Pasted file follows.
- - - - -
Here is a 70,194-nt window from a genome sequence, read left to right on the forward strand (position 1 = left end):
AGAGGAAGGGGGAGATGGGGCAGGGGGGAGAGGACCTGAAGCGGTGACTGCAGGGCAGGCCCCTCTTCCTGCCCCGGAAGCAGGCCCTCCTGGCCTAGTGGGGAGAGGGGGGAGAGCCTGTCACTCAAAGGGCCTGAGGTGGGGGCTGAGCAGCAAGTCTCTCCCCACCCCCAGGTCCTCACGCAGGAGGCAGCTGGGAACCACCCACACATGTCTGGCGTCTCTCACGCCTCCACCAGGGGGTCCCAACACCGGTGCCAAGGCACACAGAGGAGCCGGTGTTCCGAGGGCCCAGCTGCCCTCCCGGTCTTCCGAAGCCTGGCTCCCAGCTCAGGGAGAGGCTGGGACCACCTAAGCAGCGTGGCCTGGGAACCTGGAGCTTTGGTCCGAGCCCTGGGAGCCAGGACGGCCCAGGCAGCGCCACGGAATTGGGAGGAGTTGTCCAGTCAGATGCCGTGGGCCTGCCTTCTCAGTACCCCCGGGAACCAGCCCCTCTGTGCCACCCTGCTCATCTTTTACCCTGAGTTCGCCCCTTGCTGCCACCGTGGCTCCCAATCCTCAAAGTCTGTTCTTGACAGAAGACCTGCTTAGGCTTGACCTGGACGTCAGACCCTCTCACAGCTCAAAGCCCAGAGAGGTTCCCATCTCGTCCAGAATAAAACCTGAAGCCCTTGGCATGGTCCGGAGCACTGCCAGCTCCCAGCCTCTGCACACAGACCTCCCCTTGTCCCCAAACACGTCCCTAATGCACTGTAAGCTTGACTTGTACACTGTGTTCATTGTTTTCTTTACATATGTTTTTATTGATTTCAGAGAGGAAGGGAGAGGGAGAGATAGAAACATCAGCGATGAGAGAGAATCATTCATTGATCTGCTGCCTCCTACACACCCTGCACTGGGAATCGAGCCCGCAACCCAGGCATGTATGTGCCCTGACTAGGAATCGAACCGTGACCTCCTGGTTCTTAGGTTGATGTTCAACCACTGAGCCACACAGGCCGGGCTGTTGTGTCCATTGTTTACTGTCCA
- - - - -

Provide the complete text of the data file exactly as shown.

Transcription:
Here is a 70,194-nt window from a genome sequence, read left to right on the forward strand (position 1 = left end):
AGAGGAAGGGGGAGATGGGGCAGGGGGGAGAGGACCTGAAGCGGTGACTGCAGGGCAGGCCCCTCTTCCTGCCCCGGAAGCAGGCCCTCCTGGCCTAGTGGGGAGAGGGGGGAGAGCCTGTCACTCAAAGGGCCTGAGGTGGGGGCTGAGCAGCAAGTCTCTCCCCACCCCCAGGTCCTCACGCAGGAGGCAGCTGGGAACCACCCACACATGTCTGGCGTCTCTCACGCCTCCACCAGGGGGTCCCAACACCGGTGCCAAGGCACACAGAGGAGCCGGTGTTCCGAGGGCCCAGCTGCCCTCCCGGTCTTCCGAAGCCTGGCTCCCAGCTCAGGGAGAGGCTGGGACCACCTAAGCAGCGTGGCCTGGGAACCTGGAGCTTTGGTCCGAGCCCTGGGAGCCAGGACGGCCCAGGCAGCGCCACGGAATTGGGAGGAGTTGTCCAGTCAGATGCCGTGGGCCTGCCTTCTCAGTACCCCCGGGAACCAGCCCCTCTGTGCCACCCTGCTCATCTTTTACCCTGAGTTCGCCCCTTGCTGCCACCGTGGCTCCCAATCCTCAAAGTCTGTTCTTGACAGAAGACCTGCTTAGGCTTGACCTGGACGTCAGACCCTCTCACAGCTCAAAGCCCAGAGAGGTTCCCATCTCGTCCAGAATAAAACCTGAAGCCCTTGGCATGGTCCGGAGCACTGCCAGCTCCCAGCCTCTGCACACAGACCTCCCCTTGTCCCCAAACACGTCCCTAATGCACTGTAAGCTTGACTTGTACACTGTGTTCATTGTTTTCTTTACATATGTTTTTATTGATTTCAGAGAGGAAGGGAGAGGGAGAGATAGAAACATCAGCGATGAGAGAGAATCATTCATTGATCTGCTGCCTCCTACACACCCTGCACTGGGAATCGAGCCCGCAACCCAGGCATGTATGTGCCCTGACTAGGAATCGAACCGTGACCTCCTGGTTCTTAGGTTGATGTTCAACCACTGAGCCACACAGGCCGGGCTGTTGTGTCCATTGTTTACTGTCCA